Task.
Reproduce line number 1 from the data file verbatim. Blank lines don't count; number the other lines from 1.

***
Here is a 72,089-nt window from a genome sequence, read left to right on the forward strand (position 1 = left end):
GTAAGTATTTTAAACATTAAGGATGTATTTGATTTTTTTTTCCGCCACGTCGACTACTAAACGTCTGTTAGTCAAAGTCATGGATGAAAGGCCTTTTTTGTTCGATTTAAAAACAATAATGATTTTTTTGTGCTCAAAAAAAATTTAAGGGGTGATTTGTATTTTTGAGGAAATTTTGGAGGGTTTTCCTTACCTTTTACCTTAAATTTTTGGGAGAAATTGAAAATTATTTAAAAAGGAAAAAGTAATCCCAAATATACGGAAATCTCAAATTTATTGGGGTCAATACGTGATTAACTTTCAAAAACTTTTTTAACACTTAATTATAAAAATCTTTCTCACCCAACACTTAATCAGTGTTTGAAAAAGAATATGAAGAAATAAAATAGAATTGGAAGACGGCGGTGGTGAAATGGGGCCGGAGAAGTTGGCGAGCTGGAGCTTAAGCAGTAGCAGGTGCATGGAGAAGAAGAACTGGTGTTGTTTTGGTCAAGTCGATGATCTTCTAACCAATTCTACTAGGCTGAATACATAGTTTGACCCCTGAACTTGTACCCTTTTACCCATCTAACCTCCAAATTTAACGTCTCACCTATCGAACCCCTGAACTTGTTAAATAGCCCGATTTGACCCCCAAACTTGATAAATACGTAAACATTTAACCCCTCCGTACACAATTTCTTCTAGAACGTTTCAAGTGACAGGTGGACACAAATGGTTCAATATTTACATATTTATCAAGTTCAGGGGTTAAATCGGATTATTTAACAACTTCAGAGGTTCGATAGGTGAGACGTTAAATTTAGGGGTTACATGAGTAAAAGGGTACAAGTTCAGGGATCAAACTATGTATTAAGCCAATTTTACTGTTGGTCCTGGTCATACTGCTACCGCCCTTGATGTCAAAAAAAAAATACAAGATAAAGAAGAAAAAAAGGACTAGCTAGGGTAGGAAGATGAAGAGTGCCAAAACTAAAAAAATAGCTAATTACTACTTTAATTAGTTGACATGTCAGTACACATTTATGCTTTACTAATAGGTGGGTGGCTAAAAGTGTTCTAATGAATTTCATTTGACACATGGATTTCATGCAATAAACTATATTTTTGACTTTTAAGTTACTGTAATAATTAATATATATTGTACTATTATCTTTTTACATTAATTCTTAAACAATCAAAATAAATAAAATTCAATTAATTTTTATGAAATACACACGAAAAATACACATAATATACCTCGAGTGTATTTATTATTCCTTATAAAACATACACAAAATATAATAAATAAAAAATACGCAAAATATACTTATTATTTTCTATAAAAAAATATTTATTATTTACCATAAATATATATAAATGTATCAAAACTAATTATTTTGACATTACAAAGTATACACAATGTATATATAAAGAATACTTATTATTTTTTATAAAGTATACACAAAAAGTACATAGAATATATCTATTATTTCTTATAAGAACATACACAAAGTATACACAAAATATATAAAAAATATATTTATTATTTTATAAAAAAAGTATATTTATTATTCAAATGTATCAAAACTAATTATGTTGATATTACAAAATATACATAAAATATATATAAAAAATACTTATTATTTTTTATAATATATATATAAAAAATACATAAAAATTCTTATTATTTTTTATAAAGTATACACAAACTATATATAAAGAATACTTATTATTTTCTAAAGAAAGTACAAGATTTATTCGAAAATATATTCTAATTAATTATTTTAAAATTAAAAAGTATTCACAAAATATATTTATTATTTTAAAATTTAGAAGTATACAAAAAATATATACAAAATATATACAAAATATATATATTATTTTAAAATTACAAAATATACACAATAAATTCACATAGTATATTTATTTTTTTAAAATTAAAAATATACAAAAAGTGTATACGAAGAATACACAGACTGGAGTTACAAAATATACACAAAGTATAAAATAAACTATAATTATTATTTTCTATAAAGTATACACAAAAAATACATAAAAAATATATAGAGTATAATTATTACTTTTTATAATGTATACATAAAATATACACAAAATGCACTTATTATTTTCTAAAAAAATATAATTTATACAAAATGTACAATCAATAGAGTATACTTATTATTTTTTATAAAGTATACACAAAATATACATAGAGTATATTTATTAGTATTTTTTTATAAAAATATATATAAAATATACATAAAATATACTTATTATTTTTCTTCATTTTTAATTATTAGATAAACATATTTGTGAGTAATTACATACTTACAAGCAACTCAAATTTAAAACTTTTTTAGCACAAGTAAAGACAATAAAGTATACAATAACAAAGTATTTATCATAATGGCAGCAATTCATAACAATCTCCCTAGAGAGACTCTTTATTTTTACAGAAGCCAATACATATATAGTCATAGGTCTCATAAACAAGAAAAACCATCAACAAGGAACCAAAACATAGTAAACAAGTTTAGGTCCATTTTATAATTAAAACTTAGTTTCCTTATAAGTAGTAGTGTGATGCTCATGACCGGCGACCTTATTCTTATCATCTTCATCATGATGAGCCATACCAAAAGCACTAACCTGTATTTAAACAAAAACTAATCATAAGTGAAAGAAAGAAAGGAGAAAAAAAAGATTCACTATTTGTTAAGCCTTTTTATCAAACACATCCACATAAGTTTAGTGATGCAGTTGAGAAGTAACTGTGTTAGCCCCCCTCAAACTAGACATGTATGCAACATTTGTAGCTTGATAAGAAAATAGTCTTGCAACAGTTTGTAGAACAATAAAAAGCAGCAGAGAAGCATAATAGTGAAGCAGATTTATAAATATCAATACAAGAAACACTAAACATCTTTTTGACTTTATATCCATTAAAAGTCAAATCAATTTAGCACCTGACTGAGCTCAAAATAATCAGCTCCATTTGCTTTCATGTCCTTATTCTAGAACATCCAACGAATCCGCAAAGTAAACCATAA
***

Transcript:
Here is a 72,089-nt window from a genome sequence, read left to right on the forward strand (position 1 = left end):